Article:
ENGLEWOOD — Englewood Brews, once a promising enterprise planned for a beleaguered Southwest Side neighborhood, may be dead in the water as owners, a local development corporation and the area’s alderman clash over the project.
Englewood Brews was to be the first taproom and brewery in a predominantly Black neighborhood. It has been a four-year-long labor of love for owner Lesley Roth and her partner, Steve Marchese. The pair raised tens of thousands of dollars and started construction on the project last year in a vacant storefront at 821 W. 63rd St.
Then the work stopped.
Roth blamedthe Greater Englewood Community Development Corporation, which held the lease on the building, but officials for the organization denied shutting down any work. Leaders did confirm the group canceled Englewood Brews lease in spring of this year after months of legal wrangling, though they provided few details.
That touched off a months-long feud that has ensnared Ald. Jeanette Taylor (20th), with Englewood Brews owners publicly accusing local leaders of sabotaging the project.
“Our brewery is about celebrating what’s great about each other. GECDC doesn’t want that,” Roth wrote in an Instagram post in May. “They are opportunists who want to take away the community’s rights of self-determination. They would rather dictate to Englewood about what businesses are good for the neighborhood and what’s good for community members.”
But Derrick Warren, executive director of the Greater Englewood Community Development Corporation, said the group long supported the project despite numerous roadblocks and a “lack of respect” from Roth and Marchese.
“We have worked extremely hard to expand the positive reputation of the GECDC. With this in mind, it is disappointing that Englewood Brews is attempting to defame our organization by their misrepresentation of events as it pertains to the termination of their sublease,” Warren said in a statement to Block Club.
“Throughout our entire business relationship with Englewood Brews, the GECDC has acted properly, both legally and ethically, with the best interest of the Englewood community in mind.”
Work At A Standstill
The purpose of the community-minded Englewood Brews venture was twofold: to give Englewood’s economy a much-needed shot in the arm while broadening access to an industry that has traditionally shut out Black and indigenous people of color.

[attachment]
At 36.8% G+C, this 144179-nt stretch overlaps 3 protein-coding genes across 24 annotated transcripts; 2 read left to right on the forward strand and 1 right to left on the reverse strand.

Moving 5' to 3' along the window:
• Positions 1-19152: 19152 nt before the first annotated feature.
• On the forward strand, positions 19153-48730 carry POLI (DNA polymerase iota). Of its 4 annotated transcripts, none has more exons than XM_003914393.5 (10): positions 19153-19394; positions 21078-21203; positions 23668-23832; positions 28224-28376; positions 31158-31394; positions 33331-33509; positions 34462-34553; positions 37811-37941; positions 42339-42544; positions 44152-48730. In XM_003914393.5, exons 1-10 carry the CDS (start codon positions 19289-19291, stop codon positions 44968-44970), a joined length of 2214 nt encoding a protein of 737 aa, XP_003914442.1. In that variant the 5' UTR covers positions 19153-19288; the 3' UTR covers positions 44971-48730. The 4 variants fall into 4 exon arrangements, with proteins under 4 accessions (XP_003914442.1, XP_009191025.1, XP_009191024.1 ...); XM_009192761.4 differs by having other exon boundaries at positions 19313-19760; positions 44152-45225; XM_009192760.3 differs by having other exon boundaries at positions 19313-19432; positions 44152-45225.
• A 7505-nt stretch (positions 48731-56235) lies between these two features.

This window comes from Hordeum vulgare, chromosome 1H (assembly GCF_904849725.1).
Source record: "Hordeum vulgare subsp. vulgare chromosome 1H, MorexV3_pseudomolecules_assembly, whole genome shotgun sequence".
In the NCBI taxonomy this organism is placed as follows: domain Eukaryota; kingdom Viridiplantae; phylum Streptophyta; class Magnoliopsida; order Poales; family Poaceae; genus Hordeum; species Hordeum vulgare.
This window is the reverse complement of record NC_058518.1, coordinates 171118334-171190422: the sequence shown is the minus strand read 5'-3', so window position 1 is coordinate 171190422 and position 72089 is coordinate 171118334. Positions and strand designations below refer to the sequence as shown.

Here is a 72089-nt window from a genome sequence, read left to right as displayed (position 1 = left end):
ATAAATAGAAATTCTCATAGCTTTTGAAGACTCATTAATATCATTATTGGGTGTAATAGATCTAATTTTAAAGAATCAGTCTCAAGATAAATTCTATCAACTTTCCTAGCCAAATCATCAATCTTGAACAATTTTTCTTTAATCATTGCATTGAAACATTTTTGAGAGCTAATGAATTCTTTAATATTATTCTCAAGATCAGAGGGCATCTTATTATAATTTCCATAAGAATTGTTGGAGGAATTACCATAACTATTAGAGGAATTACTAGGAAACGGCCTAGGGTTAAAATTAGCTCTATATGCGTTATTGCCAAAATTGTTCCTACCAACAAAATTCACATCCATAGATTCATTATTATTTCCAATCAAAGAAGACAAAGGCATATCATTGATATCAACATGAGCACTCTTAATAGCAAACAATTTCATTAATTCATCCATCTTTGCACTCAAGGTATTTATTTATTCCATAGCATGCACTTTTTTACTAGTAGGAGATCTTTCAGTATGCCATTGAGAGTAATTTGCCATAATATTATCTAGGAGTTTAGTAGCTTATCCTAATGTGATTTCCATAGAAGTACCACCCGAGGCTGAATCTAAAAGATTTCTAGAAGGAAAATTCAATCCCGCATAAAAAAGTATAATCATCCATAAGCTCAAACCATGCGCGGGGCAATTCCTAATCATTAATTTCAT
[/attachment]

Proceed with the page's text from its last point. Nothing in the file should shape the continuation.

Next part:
Roth and Marchese launched an IndieGoGo campaign in December to raise $50,000 in hopes of completing the buildout of their space. The campaign has netted nearly $36,000 so far.
Construction started that month but was abruptly halted.
Roth claims their contractor found asbestos, which she said isn’t uncommon. She said they notified the development corporation and U.S. Bank, which owns the building.
“U.S. Bank totally understood the issue and was fine, since we were paying for the remediation, and encouraged us to keep going,” Roth said. “But GECDC used this as leverage to ask us for additional assurances that we would pay them a contribution.”
Officials with the development corporation said Englewood Brews subleased the space for free, even though they valued it at $15,000 a month. They also said the lease contained certain terms Roth and Marchese violated, but they said they could not be more specific.
The two sides went back and forth through their attorneys for a year. The development corporation gave the owners one last chance to comply with the lease before it was ultimately terminated in April.
Exasperated, Roth recently took to social media to criticize the group, imploring supporters of the venture to contact Taylor in hopes of saving the project.
“The failure of this nonprofit organization to support economic development and continued recovery of Englewood is exacerbating the community’s wealth gap,” Roth wrote on Instagram. “GECDC is allowing Englewood to be left out of moving forward and receiving a portion of the economic benefit the rest of the City receives.”
Taylor told Block Club she felt like she was being attacked.
“I’m getting calls into my office about them, but no one had talked to me, so I didn’t know where this was coming from,” said Taylor, who added she was open to mediating a conversation between the two parties. “I have no problem with talking to them, but that post was unnecessary.”
Taylor and Roth are supposed to have a phone conversation this week.
“We love to support nonprofits in Englewood. So many of them are doing good work, and we know that this one organization doesn’t speak for all of Englewood,” Roth said. “But they’re taking away this opportunity from the community and essentially diminishing the positive impact so many people are trying to effect.”
“Given the level of support the GECDC has provided to Englewood Brews, it is appalling for the GECDC to be falsely accused of extortion,” Warren wrote. “It is quite disrespectful and insulting for Englewood Brews to suggest that the GECDC would in any way extort a prospective community business, or anyone for that matter.”
Warren ended the letter by criticizing Roth and her partner over the social media posts, saying that they were “indicative of their lack of true community engagement.”
“… Englewood Brews has a lack of respect for the GECDC, our alderwoman, our community, corporate partners, as well as the impactful relationships the GECDC has built for the benefit of the Englewood community,” Warren said.
With work at a standstill and community relationships frayed, the entrepreneurs now wonder if their $300,000 investment will be for nothing.